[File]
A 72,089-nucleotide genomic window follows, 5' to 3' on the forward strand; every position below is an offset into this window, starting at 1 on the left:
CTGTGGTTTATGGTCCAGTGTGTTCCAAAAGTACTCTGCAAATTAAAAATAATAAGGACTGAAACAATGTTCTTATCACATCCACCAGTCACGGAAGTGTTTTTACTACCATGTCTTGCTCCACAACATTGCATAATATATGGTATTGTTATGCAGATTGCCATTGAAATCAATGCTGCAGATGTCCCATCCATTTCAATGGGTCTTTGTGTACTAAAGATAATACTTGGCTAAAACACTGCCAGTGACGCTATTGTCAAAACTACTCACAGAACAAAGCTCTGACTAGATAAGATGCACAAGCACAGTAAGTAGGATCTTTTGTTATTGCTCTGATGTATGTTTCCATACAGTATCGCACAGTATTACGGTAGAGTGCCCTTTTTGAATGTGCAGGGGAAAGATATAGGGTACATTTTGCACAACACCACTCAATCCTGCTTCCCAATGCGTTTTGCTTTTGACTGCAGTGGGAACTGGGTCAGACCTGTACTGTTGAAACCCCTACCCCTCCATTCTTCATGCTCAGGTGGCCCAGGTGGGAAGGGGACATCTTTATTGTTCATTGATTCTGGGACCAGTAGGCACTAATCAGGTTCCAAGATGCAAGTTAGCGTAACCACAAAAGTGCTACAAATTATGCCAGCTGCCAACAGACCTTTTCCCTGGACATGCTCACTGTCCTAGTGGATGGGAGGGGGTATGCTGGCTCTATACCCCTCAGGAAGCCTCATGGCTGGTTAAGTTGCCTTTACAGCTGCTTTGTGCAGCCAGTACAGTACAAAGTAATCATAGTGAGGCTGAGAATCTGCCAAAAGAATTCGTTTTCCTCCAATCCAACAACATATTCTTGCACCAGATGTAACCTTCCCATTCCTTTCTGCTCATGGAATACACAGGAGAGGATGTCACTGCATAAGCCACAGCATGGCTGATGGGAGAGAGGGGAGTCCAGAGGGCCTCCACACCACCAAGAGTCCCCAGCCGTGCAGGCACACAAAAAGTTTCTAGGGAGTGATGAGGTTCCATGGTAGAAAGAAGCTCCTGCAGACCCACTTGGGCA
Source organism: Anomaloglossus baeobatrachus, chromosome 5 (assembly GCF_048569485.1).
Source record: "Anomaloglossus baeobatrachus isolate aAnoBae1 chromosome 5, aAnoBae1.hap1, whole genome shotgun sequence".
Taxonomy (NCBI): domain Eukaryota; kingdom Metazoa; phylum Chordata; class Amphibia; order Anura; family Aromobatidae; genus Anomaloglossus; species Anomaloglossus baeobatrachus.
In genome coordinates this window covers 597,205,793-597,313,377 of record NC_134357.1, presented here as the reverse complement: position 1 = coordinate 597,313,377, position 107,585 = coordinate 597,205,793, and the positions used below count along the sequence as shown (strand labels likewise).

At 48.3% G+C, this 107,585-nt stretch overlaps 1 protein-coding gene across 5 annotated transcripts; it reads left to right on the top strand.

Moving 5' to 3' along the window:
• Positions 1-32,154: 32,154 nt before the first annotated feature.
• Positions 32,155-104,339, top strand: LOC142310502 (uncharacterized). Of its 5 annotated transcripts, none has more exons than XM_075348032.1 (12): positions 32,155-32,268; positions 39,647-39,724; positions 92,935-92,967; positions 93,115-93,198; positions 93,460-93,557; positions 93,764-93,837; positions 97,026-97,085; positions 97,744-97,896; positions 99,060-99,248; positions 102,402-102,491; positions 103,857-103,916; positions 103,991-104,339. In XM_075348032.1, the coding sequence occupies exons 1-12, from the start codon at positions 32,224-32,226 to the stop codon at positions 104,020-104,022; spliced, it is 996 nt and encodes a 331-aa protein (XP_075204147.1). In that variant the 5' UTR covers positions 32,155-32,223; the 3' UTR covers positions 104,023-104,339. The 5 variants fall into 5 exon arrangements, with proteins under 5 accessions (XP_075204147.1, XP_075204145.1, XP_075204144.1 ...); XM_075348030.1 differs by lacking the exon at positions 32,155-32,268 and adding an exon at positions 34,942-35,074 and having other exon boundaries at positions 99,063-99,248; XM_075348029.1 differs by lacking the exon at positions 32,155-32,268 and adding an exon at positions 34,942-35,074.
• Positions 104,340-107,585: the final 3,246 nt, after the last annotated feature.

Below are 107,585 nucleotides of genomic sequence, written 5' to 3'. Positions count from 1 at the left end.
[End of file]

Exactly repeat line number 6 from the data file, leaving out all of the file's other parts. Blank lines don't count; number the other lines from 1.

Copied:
In genome coordinates this window covers 597,205,793-597,313,377 of record NC_134357.1, presented here as the reverse complement: position 1 = coordinate 597,313,377, position 107,585 = coordinate 597,205,793, and the positions used below count along the sequence as shown (strand labels likewise).